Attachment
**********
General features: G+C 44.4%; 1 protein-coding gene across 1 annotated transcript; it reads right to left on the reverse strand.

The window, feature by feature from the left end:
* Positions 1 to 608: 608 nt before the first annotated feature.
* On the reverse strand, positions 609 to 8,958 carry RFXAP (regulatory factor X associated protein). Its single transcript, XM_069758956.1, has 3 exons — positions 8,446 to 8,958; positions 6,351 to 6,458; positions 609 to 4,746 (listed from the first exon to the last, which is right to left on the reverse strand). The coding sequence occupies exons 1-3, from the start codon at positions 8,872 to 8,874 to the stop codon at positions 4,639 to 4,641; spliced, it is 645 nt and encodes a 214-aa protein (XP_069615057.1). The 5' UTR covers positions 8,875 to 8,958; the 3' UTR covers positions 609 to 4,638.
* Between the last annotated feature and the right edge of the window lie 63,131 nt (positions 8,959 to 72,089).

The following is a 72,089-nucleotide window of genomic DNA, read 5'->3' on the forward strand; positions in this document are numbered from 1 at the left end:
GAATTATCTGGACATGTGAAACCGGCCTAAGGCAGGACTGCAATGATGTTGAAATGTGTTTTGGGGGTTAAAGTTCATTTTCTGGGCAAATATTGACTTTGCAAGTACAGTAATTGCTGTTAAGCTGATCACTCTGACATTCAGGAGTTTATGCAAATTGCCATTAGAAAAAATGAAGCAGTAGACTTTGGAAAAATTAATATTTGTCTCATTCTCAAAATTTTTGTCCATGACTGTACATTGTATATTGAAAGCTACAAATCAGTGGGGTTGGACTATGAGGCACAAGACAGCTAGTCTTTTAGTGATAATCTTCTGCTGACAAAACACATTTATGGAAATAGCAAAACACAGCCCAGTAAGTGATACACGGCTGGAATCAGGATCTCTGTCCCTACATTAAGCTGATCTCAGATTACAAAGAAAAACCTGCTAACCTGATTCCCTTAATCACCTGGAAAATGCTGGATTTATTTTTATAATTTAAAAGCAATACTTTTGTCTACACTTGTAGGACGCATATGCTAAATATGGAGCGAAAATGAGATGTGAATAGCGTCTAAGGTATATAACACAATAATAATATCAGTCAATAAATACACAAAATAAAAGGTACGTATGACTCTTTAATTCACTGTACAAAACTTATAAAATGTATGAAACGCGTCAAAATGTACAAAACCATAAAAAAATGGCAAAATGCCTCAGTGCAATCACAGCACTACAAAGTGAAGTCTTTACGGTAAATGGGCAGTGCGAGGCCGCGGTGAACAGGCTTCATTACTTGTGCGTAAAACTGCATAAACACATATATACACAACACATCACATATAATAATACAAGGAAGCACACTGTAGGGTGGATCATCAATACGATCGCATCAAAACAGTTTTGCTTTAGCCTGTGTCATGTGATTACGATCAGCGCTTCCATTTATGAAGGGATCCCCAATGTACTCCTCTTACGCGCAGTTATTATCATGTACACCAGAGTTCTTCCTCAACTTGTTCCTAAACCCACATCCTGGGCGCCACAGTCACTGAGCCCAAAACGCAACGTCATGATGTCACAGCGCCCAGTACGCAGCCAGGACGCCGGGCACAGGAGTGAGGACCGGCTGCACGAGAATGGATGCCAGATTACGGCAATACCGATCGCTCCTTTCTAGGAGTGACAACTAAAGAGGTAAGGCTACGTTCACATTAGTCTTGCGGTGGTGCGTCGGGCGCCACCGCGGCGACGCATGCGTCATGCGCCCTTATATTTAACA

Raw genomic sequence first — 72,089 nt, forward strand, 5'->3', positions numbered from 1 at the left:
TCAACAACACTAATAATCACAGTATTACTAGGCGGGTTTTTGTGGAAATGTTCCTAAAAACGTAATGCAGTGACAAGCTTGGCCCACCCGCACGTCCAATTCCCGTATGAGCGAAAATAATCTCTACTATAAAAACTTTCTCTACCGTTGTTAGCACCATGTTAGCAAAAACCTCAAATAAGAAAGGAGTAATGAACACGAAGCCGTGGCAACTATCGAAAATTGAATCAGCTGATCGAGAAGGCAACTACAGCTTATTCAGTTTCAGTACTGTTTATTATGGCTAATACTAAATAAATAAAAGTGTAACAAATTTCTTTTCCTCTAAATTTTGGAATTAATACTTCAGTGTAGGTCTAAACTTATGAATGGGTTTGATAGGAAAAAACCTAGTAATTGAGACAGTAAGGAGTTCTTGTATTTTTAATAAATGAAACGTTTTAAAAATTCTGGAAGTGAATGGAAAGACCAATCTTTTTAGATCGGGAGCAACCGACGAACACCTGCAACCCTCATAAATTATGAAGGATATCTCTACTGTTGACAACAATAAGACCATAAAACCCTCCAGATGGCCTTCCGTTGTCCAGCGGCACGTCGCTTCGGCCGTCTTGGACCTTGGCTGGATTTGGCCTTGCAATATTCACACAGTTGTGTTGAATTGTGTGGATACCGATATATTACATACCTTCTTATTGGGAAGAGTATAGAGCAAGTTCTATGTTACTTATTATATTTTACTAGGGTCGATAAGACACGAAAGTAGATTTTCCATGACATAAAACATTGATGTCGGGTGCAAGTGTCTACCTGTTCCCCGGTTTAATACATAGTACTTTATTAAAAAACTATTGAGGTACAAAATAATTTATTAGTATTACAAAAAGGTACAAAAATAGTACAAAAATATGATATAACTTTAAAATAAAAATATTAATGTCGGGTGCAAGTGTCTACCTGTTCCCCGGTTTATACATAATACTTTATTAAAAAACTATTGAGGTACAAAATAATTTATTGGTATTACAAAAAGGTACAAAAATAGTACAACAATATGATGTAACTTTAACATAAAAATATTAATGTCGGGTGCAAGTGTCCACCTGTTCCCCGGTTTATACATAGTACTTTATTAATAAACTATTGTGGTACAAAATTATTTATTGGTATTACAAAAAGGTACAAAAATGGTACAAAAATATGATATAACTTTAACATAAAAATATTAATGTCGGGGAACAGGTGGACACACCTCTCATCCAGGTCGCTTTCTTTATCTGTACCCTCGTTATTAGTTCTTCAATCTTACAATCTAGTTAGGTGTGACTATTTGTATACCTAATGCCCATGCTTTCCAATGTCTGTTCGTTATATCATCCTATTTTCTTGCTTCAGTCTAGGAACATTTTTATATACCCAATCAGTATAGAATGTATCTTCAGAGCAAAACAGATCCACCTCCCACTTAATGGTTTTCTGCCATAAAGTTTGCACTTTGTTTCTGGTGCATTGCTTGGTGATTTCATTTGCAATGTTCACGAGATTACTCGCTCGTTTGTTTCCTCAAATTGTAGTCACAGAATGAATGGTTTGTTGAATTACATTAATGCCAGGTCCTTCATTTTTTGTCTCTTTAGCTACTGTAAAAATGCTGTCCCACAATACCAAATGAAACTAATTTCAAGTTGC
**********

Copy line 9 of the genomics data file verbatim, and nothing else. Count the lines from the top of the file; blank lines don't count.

TCAACAACACTAATAATCACAGTATTACTAGGCGGGTTTTTGTGGAAATGTTCCTAAAAACGTAATGCAGTGACAAGCTTGGCCCACCCGCACGTCCAATTCCCGTATGAGCGAAAATAATCTCTACTATAAAAACTTTCTCTACCGTTGTTAGCACCATGTTAGCAAAAACCTCAAATAAGAAAGGAGTAATGAACACGAAGCCGTGGCAACTATCGAAAATTGAATCAGCTGATCGAGAAGGCAACTACAGCTTATTCAGTTTCAGTACTGTTTATTATGGCTAATACTAAATAAATAAAAGTGTAACAAATTTCTTTTCCTCTAAATTTTGGAATTAATACTTCAGTGTAGGTCTAAACTTATGAATGGGTTTGATAGGAAAAAACCTAGTAATTGAGACAGTAAGGAGTTCTTGTATTTTTAATAAATGAAACGTTTTAAAAATTCTGGAAGTGAATGGAAAGACCAATCTTTTTAGATCGGGAGCAACCGACGAACACCTGCAACCCTCATAAATTATGAAGGATATCTCTACTGTTGACAACAATAAGACCATAAAACCCTCCAGATGGCCTTCCGTTGTCCAGCGGCACGTCGCTTCGGCCGTCTTGGACCTTGGCTGGATTTGGCCTTGCAATATTCACACAGTTGTGTTGAATTGTGTGGATACCGATATATTACATACCTTCTTATTGGGAAGAGTATAGAGCAAGTTCTATGTTACTTATTATATTTTACTAGGGTCGATAAGACACGAAAGTAGATTTTCCATGACATAAAACATTGATGTCGGGTGCAAGTGTCTACCTGTTCCCCGGTTTAATACATAGTACTTTATTAAAAAACTATTGAGGTACAAAATAATTTATTAGTATTACAAAAAGGTACAAAAATAGTACAAAAATATGATATAACTTTAAAATAAAAATATTAATGTCGGGTGCAAGTGTCTACCTGTTCCCCGGTTTATACATAATACTTTATTAAAAAACTATTGAGGTACAAAATAATTTATTGGTATTACAAAAAGGTACAAAAATAGTACAACAATATGATGTAACTTTAACATAAAAATATTAATGTCGGGTGCAAGTGTCCACCTGTTCCCCGGTTTATACATAGTACTTTATTAATAAACTATTGTGGTACAAAATTATTTATTGGTATTACAAAAAGGTACAAAAATGGTACAAAAATATGATATAACTTTAACATAAAAATATTAATGTCGGGGAACAGGTGGACACACCTCTCATCCAGGTCGCTTTCTTTATCTGTACCCTCGTTATTAGTTCTTCAATCTTACAATCTAGTTAGGTGTGACTATTTGTATACCTAATGCCCATGCTTTCCAATGTCTGTTCGTTATATCATCCTATTTTCTTGCTTCAGTCTAGGAACATTTTTATATACCCAATCAGTATAGAATGTATCTTCAGAGCAAAACAGATCCACCTCCCACTTAATGGTTTTCTGCCATAAAGTTTGCACTTTGTTTCTGGTGCATTGCTTGGTGATTTCATTTGCAATGTTCACGAGATTACTCGCTCGTTTGTTTCCTCAAATTGTAGTCACAGAATGAATGGTTTGTTGAATTACATTAATGCCAGGTCCTTCATTTTTTGTCTCTTTAGCTACTGTAAAAATGCTGTCCCACAATACCAAATGAAACTAATTTCAAGTTGC